Farm Ireland
Independent.ie

Sunday 23 April 2017

Meet the woman running one of Ireland's most successful farm machinery companies

Abbey Machinery managing director Clodagh Cavanagh. Photo: Liam Burke/PRESS 22
Abbey Machinery managing director Clodagh Cavanagh. Photo: Liam Burke/PRESS 22
Darragh McCullough

Darragh McCullough

Clodagh Cavanagh is a woman on a mission - several missions, in fact. Expecting her second child in August, and juggling crèche duties for her first-born with dad Steve Smyth, it's impressive that the Nenagh woman still finds the time and headspace to manage one of Ireland's most successful machinery manufacturing businesses.

She is the fifth generation of the Cavanagh family to make a living out of forging steel for the benefit of farming customers, with the origins of Abbey Machinery stretching back to a forge in the Premier County.

A transformative change happened when Clodagh's grandfather Joseph spent time learning about the then cutting-edge welding technology being used in fabrication plants in the US.

He arrived back home and established the Abbey brand in 1947 with his wife, Mary.

"He was the innovator, but she was the real business brains," says Clodagh, of the grandmother that became a real role model.

"It was very unusual for the time but she was the woman going into the bank and doing the deals. She was very, very shrewd."

Abbey Machinery's new tanker range offers greater flexibility with large flotation tyres
Abbey Machinery's new tanker range offers greater flexibility with large flotation tyres

The company's boss laughs when she remembers her gran, who was approaching her 100th birthday, double-checking numbers from computer spreadsheets with her calculator when the business was planning the big move to a new premises in Toomevara last year.

"She was just that kind of woman. She passed away shortly after her 100th but I think she was excited about what was happening in the business," notes Cavanagh, who took over from her father, Charles, as managing director in 2012 while still in her early 30s.


However, she had served her time as a director of the company during one of the toughest patches during the firm's 70 year-long history when turn- over nosedived by 46pc in 2009.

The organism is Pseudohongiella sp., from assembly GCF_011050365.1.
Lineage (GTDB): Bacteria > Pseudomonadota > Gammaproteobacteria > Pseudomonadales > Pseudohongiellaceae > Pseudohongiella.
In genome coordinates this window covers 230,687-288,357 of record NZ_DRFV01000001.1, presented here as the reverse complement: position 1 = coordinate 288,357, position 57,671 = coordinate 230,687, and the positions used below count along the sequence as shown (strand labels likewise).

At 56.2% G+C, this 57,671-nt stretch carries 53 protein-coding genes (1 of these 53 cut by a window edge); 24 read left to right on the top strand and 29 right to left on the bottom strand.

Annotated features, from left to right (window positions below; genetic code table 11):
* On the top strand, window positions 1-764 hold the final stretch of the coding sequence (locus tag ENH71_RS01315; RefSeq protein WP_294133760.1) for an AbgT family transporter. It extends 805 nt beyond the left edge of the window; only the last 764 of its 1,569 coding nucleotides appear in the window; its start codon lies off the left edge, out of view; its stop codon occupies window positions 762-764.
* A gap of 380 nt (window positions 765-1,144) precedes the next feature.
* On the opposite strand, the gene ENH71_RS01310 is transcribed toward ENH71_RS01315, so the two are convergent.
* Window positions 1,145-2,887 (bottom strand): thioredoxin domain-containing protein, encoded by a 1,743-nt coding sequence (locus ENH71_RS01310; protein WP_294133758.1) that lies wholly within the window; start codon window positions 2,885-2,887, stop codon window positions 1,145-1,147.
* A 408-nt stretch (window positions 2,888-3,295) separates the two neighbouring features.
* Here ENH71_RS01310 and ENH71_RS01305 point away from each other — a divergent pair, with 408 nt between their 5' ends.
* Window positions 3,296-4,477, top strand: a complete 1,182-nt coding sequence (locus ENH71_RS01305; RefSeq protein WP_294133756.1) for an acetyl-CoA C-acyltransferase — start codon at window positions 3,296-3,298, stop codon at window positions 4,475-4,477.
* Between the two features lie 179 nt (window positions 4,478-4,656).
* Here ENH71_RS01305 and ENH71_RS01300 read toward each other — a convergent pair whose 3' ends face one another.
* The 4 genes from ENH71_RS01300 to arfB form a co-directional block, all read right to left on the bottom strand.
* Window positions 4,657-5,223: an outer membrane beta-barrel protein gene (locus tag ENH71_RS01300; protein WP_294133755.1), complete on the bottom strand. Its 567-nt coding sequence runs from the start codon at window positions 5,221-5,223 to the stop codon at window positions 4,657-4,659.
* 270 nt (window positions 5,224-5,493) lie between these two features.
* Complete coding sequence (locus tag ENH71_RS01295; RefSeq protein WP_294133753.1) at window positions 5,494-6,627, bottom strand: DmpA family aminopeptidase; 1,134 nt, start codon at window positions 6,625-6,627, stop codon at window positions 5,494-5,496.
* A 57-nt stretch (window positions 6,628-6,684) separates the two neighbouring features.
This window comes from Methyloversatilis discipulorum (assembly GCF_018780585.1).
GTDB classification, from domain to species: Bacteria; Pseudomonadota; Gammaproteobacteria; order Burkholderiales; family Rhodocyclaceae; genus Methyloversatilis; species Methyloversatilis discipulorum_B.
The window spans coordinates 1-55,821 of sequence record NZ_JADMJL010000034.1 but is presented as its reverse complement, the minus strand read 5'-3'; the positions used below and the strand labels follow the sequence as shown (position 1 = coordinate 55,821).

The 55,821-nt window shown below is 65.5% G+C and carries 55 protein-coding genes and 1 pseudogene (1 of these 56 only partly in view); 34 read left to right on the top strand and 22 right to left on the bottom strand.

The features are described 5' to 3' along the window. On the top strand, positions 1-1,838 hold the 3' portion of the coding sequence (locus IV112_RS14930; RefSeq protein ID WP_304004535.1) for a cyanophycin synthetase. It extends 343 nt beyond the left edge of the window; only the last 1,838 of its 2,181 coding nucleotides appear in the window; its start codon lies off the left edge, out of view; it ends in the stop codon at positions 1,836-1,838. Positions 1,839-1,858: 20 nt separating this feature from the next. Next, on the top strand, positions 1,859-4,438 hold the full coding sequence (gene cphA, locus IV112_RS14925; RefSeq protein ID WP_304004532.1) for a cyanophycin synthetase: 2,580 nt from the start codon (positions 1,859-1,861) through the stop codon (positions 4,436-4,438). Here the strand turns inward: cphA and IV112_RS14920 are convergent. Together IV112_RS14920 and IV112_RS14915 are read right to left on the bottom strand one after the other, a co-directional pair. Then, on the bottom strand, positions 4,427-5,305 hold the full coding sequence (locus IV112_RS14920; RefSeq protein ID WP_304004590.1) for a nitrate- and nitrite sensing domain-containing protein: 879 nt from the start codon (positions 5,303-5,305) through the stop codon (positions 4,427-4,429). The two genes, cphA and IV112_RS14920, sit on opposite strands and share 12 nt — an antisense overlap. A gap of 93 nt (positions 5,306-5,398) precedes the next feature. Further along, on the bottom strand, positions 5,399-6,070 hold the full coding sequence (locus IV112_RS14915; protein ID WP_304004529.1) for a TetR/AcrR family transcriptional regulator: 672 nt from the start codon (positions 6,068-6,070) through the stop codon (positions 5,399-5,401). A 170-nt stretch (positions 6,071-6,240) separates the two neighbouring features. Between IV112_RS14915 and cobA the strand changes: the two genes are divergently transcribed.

"It took a year or two for it to filter through for us, but when the crash hit, it hit hard," she says.

The company embarked on a redundancy and cost-cutting programme that put the Cavanaghs in an awkward position, with such deep roots in the locality and having personal relationships with so many of the employees' extended families.

"We were growing so rapidly before the crash that efficiencies were not a key focus. But the crash made every Irish business leaner," she says.

Four generations of the Cavanagh family with EU Commissioner Phil Hogan at the opening of Abbey Machinery's new premises last year (pictured from left:) Charles Cavanagh, Mary Cavanagh, Clodagh Cavanagh, Cathal Cavanagh Smyth, Bernadette Cavanagh and Owen Cavanagh
Four generations of the Cavanagh family with EU Commissioner Phil Hogan at the opening of Abbey Machinery's new premises last year (pictured from left:) Charles Cavanagh, Mary Cavanagh, Clodagh Cavanagh, Cathal Cavanagh Smyth, Bernadette Cavanagh and Owen Cavanagh

Abbey certainly seemed to weather the bust better than most, with pre-tax profits doubling to €851,637 for 2015.

And while the global downturn in milk price during 2016 did hit sales, family shareholders were sitting on funds close to €13m, putting them in a strong position to make the move to brand-new 100,000sq ft premises in Toomevara last year. Yet Cavanagh is already talking about expanding the premises even further.